general flailing; all caps usage

This cycle marks the first time in over six years that I am not taking oral birth control.

This is not in preparation for babies, although that deadline does appear to be approaching rather rapidly. No, this is simply a case of I totally screwed up and didn’t take responsibility to find a new doctor in time to get a new prescription. So. Here we go. I’m going pill-free before I meant to do so. Surprise!

Going off of OBC is incredibly easy — one day you swallow a pill, and the next you don’t. But I’m taking it incredibly seriously. You might even say that I’m terrified. I just feel so… so… naked. My uterus feels naked. Vulnerable. As if the pill was an impenetrable fortress; my invisible high-tech force field, and now all I’m left to defend myself with is a flimsy piece of saran wrap.

Oh, sorry. I got distracted for a minute thinking about everyone who is reeling and clicking away in horror. I mean, look around this page. This right here, this is everything that’s wrong with the internet; people just blathering on about the personal details of their lives and their goddamn bodily functions. WHO WANTS TO KNOW ABOUT YOUR REPRODUCTIVE CYCLE, LADY.

Well, I’m guessing you don’t. And I’m sorry, you guys. In my defense, I was raised by two uncouth people who just go around the house farting at will and then making fun of each other for it. I know, I know, we all need more privacy and decency and respect and all that. But it’s just that… well, I have to blog about what’s on my mind. AND MY UTERUS. IS ON MY MIND.

[I can’t mention anything being “on my mind” without immediately riffing on Dre and Snoop’s “Gin and Juice;” THANKS AGAIN FOR YOUR VITAL ROLE IN THE 1990s AS RAP VIDEO DELIVERY SYSTEM, MTV!]

I just ended the last three paragraphs with statements in uppercase. I suppose I know what my writing crutch is now.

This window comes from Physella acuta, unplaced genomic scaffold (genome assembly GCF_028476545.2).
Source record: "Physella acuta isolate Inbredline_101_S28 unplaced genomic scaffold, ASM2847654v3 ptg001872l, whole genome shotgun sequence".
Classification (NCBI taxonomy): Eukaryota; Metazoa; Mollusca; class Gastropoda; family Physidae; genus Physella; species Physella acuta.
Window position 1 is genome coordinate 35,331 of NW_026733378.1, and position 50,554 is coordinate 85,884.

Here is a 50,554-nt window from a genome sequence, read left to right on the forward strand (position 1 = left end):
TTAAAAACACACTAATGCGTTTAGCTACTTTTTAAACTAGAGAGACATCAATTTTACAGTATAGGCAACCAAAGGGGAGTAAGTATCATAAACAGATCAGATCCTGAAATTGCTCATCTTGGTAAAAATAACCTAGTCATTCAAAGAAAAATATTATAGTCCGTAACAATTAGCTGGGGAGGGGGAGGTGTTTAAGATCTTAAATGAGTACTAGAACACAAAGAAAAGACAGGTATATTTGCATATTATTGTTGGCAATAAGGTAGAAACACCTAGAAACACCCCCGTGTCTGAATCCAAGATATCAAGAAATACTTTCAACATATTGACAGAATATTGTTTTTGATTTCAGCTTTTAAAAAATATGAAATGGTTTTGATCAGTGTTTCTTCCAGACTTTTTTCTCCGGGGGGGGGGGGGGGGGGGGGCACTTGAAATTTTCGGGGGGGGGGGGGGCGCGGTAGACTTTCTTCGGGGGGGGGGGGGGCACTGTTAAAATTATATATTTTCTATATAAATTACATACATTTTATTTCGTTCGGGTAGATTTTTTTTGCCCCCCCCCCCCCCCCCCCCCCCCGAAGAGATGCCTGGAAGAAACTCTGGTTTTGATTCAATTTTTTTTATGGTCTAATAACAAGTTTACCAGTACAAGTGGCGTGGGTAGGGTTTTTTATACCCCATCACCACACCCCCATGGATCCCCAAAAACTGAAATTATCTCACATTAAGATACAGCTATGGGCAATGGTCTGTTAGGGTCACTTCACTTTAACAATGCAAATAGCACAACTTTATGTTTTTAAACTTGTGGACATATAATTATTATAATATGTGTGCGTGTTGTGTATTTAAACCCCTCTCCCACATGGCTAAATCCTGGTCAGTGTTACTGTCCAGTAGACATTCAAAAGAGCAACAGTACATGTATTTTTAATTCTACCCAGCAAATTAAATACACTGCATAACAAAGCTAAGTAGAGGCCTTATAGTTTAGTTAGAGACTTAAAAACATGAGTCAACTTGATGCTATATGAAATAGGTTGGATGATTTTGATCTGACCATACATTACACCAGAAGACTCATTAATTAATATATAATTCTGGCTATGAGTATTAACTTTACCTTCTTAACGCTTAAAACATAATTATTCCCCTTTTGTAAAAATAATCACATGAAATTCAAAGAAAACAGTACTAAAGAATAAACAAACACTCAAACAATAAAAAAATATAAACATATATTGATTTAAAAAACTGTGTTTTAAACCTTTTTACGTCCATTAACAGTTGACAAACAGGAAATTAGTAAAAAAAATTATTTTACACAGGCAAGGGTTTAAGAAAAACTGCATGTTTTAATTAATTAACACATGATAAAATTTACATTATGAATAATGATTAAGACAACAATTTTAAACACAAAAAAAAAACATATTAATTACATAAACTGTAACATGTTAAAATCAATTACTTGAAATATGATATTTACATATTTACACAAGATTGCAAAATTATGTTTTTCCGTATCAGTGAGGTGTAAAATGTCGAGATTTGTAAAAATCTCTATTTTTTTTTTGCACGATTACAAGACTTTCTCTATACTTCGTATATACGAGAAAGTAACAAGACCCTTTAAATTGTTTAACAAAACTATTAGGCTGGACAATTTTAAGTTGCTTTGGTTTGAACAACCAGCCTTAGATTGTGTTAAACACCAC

I am scared. Scaaaaaaaared to go off oral birth control. I know so many people who insist that going off of OBC was the best thing that’s ever happened to them. I trust these people, I really do. It’s just that still have so many fears, all of them completely irrational. Most are based on the concept of reconnecting with my body. A lot of women have reported that they feel so much more “in touch” with their bodies since they’ve gone pill-free.

Dude, I know this goes against common sense and personal responsibility, but I don’t want to be in touch with my body.When my body calls long distance, I refuse to accept the charges. I mark all email from my body as spam. I blocked my body when it sent a friend request on Facebook. Rude, I know. But I’m not really in the mood to listen to any more of its sass.

Look, my lady parts have been a cruel nuisance ever since I had my first period at the tender age of ELEVEN (thanks, rBGH!). I knew enough to know what it was but I was still naive enough to feel unsure, and I really needed someone to tell me it going to be okay and I hadn’t actually done anything wrong, so finally on the third day I haltingly confessed what was happening to my mother and she basically shrugged and handed me a few bucks and told me to walk to the grocery store and buy myself some pads, and so I walked my 11-year-old self to the store and proceeded to stare in terror at a neverending wall of feminine hygiene products until I settled on the stiff ultra-long super-absorbent kind and I carried those suckers to the front of the store and paid the male cashier as my cheeks burned red with embarrassment, and even though that was TWENTY YEARS AGO I still haven’t quite gotten over that, THANKS MOM.

I was fairly happy in my bubble of disconnectedness, but this turn of events is forcing me to face the fact that my “monthly troubles” are going to come back with vengeance anew. I’m so nervous about this, in fact, that I’m consequently preparing myself for the following worst-case scenarios:

  • I will pack on a bunch of weight. Yes, I know, people have said that they lost weight when they went off the pill. I don’t want to be let down, so I am steeling myself to gain at least a stone. Maybe three.
  • My acne will worsen to the point where I will frequently be mistaken for a giant slice of pizza. I will have to be home by 10:00 every night lest glassy-eyed drunken college boys start gnawing on me.
  • I will vacillate wildly between ferocious wolverine, snarling and snapping over the fact that SOMEONE forgot to WATER THE PLANTS; and whimpering puppy, weeping and bleating because the POOR PLANTS are all DROOPY NOW and that’s so SAD WHYYYYY (hiccup).
  • My hair will fall out until all I’m left with is a few morose Charlie Brown-like strands. I know, they say you can lose your hair when you’re on the pill, too. So what they mean is either way, I’m completely screwed.